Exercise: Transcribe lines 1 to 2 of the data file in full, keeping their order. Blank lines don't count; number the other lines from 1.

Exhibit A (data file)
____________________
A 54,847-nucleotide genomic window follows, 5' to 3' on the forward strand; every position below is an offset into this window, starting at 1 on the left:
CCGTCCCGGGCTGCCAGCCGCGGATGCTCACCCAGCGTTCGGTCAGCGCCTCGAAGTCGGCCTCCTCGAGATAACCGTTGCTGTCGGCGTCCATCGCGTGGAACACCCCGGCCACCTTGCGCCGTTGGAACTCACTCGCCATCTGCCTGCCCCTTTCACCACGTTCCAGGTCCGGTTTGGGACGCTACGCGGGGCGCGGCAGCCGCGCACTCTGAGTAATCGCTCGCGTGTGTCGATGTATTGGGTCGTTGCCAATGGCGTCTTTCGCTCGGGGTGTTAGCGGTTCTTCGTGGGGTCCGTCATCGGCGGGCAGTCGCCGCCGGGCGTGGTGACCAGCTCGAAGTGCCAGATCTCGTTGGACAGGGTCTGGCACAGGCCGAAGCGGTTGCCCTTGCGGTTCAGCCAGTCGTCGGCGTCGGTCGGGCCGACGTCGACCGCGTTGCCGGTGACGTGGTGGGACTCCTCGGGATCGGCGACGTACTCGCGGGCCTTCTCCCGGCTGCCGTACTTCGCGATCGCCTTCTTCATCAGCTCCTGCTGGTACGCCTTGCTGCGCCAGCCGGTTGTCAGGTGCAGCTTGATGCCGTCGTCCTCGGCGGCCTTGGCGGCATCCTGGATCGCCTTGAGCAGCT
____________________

A 54,847-nucleotide genomic window follows, 5' to 3' on the forward strand; every position below is an offset into this window, starting at 1 on the left:
CCGTCCCGGGCTGCCAGCCGCGGATGCTCACCCAGCGTTCGGTCAGCGCCTCGAAGTCGGCCTCCTCGAGATAACCGTTGCTGTCGGCGTCCATCGCGTGGAACACCCCGGCCACCTTGCGCCGTTGGAACTCACTCGCCATCTGCCTGCCCCTTTCACCACGTTCCAGGTCCGGTTTGGGACGCTACGCGGGGCGCGGCAGCCGCGCACTCTGAGTAATCGCTCGCGTGTGTCGATGTATTGGGTCGTTGCCAATGGCGTCTTTCGCTCGGGGTGTTAGCGGTTCTTCGTGGGGTCCGTCATCGGCGGGCAGTCGCCGCCGGGCGTGGTGACCAGCTCGAAGTGCCAGATCTCGTTGGACAGGGTCTGGCACAGGCCGAAGCGGTTGCCCTTGCGGTTCAGCCAGTCGTCGGCGTCGGTCGGGCCGACGTCGACCGCGTTGCCGGTGACGTGGTGGGACTCCTCGGGATCGGCGACGTACTCGCGGGCCTTCTCCCGGCTGCCGTACTTCGCGATCGCCTTCTTCATCAGCTCCTGCTGGTACGCCTTGCTGCGCCAGCCGGTTGTCAGGTGCAGCTTGATGCCGTCGTCCTCGGCGGCCTTGGCGGCATCCTGGATCGCCTTGAGCAGCT